What a honor to have A Farmer’s Road be accepted into the Great Lakes Environmental Film Festival in Milwaukee, WI. The festival runs April 21-23, 2016 in association with Marquette University. As a Milwaukee native, this is an especially wonderful distinction; I’m proud to be a participant. Their mission: “The Great Lakes Environmental Film Festival (GLEFF) is a student run annual event that challenges audiences to go beyond passive viewing and take action for the environment. GLEFF presents thought-provoking films and dialogue that raise awareness of sustainability, environmental justice, and ecological issues at the local and global level.” Learn more about this important festival here.
Cooperband and Jarrell moved to Champaign from Madison, Wisconsin in 2003, and gradually traded in their lives as academics for a life of farming. Their farm and its products and experiences have become well known to patrons around Chicago (especially their customers at Green City Market) as well as patrons closer to home. After more than a decade of cheese making, they have cultivated a loyal following of chefs who feature Prairie Fruits cheeses on their menus and visitors to the dinners and other farm experiences they offer.
And now they are even movie stars, thanks to A Farmer’s Road, a new documentary about Prairie Fruits Farm & Creamery conceived by director John Murray. We offer no spoilers in this article, because FamilyFarmed is showing A Farmer’s Road at its Good Food Festival at Chicago’s UIC Forum on Saturday, March 26, and we want you to come see the film. (Admission is included in your ticket to the Festival, which can be purchased online by clicking here.)
Broadly, the film follows three years in the farming lives of Cooperband and Jarrell, both holders of doctorates in soil science. They gave up the security of academic tenure at the University of Wisconsin-Madison and University of Illinois-Champaign-Urbana for the risks and rewards of running a goat farm and creamery on the outskirts of the latter college town. The film underscores their approach to lead by example, employing sustainable and humane practices on their farm and promoting the Slow Food movement.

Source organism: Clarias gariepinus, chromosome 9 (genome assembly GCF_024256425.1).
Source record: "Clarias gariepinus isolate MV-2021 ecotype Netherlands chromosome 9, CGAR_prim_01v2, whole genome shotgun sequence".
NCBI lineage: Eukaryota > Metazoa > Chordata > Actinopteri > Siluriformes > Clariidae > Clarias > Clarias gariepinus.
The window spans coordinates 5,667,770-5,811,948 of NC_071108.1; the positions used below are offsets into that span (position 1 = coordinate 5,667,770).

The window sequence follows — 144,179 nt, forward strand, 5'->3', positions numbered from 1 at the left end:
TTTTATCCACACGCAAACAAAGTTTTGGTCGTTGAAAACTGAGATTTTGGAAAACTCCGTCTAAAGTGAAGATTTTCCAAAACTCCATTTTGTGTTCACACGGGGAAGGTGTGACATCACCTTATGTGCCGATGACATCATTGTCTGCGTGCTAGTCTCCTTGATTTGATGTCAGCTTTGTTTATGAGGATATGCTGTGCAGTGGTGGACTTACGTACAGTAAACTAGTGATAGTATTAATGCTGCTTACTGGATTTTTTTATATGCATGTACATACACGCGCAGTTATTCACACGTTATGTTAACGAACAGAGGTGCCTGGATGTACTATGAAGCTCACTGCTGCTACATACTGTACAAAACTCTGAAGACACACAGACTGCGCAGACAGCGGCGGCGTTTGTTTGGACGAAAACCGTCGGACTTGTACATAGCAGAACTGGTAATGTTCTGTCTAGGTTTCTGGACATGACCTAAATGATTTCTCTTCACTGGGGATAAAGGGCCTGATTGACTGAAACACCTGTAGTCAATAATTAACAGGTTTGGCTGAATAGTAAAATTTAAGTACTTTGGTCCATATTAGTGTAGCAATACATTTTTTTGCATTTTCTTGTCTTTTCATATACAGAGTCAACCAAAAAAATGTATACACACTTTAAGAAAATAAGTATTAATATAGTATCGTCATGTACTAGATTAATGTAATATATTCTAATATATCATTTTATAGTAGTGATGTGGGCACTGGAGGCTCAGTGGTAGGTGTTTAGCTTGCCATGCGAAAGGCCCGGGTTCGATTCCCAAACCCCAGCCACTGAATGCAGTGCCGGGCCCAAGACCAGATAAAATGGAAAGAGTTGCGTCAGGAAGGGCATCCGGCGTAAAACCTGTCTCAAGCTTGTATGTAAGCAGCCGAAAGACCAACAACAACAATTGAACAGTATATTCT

Murray said his interest in documenting Prairie Farms’ work was piqued when his sister-in-law, a resident of the Champaign-Urbana area, invited him and his wife for a “dinner on the farm.”
“I was told the evening would be long and enjoyable with multiple courses of delicious small plates made from ingredients sourced locally, many of them from the farm itself, and all in the spirit of the Slow Food movement,” Murray said. “What I experienced, though, was much more than that.”
Murray noted, “As I saw it, the farm had value, and not just to its custodians, but to the community and what it represented. In many regrettable ways, American food has become bigger than the table it sits on. Too much of it is mass-produced, chemically structured, flush with preservatives and devoid of nutritional value.”
He continued, “I envisioned A Farmer’s Roadto use the successes and challenges of the farm to look at the relationship between production and consumption, and to find a better way to better food.”
Along with Jarrell and Cooperband, the movie spotlights Alisa DeMarco, former Executive Chef at Prairie Fruits Farm & Creamery, who conceived and produced the popular series of farm dinners held every two weeks each May to December, and three leading Good Food advocates in the Chicago chef community:
• Paul Virant, who, like Bayless, helped establish the “farm to table” restaurant movement in the Chicago area, with Vie restaurant in suburban Western Springs. He subsequently opened Perennial Virant in the Lincoln Park community, which happens to be right across Clark Street from the outdoor summer home of the Green City Market where Prairie Fruits sells its products.
As a result of the time challenges Jarrell and Cooperband faced in running the farm and business, and the fact that Murray was doing the documentary as a side project, it took five years for A Farmer’s Road to be completed. It is now in circulation, and the Good Food Festival is pleased to host a screening.
A Farmer’s Road has been very well-received, and has been selected for presentation at several film festivals around the country and at a host of screenings around Illinois. The film played before a packed house in the Chicago suburb of Oak Park on March 6 (as part of the One Earth Film Festival) with a post-showing discussion moderated by Jim Slama, president and founder of FamilyFarmed.
If you cannot make it to the showing at the Good Food Festival, you may order home, education or screening editions of the DVD on the movie’s website by clicking here.